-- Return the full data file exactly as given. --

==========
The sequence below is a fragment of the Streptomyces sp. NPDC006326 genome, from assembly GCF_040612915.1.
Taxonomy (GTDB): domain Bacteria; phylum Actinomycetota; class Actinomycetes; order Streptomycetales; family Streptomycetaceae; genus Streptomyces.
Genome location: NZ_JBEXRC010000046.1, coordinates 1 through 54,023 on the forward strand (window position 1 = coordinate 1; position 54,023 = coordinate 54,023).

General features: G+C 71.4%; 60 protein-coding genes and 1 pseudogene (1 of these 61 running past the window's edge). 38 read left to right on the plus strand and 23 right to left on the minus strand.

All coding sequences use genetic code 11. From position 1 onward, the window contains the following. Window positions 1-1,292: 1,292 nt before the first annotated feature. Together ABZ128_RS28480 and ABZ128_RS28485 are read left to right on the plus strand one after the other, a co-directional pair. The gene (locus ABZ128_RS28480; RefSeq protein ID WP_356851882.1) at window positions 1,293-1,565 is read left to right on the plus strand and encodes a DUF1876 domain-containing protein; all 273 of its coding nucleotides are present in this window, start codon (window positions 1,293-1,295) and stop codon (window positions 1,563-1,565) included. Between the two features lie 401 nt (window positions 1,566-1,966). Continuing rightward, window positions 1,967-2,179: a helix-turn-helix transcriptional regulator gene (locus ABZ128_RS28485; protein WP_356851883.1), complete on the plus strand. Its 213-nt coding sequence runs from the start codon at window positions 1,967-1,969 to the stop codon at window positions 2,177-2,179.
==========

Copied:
The sequence below is a fragment of the Streptomyces sp. NPDC006326 genome, from assembly GCF_040612915.1.
Taxonomy (GTDB): domain Bacteria; phylum Actinomycetota; class Actinomycetes; order Streptomycetales; family Streptomycetaceae; genus Streptomyces.
Genome location: NZ_JBEXRC010000046.1, coordinates 1 through 54,023 on the forward strand (window position 1 = coordinate 1; position 54,023 = coordinate 54,023).

General features: G+C 71.4%; 60 protein-coding genes and 1 pseudogene (1 of these 61 running past the window's edge). 38 read left to right on the plus strand and 23 right to left on the minus strand.

All coding sequences use genetic code 11. From position 1 onward, the window contains the following. Window positions 1-1,292: 1,292 nt before the first annotated feature. Together ABZ128_RS28480 and ABZ128_RS28485 are read left to right on the plus strand one after the other, a co-directional pair. The gene (locus ABZ128_RS28480; RefSeq protein ID WP_356851882.1) at window positions 1,293-1,565 is read left to right on the plus strand and encodes a DUF1876 domain-containing protein; all 273 of its coding nucleotides are present in this window, start codon (window positions 1,293-1,295) and stop codon (window positions 1,563-1,565) included. Between the two features lie 401 nt (window positions 1,566-1,966). Continuing rightward, window positions 1,967-2,179: a helix-turn-helix transcriptional regulator gene (locus ABZ128_RS28485; protein WP_356851883.1), complete on the plus strand. Its 213-nt coding sequence runs from the start codon at window positions 1,967-1,969 to the stop codon at window positions 2,177-2,179.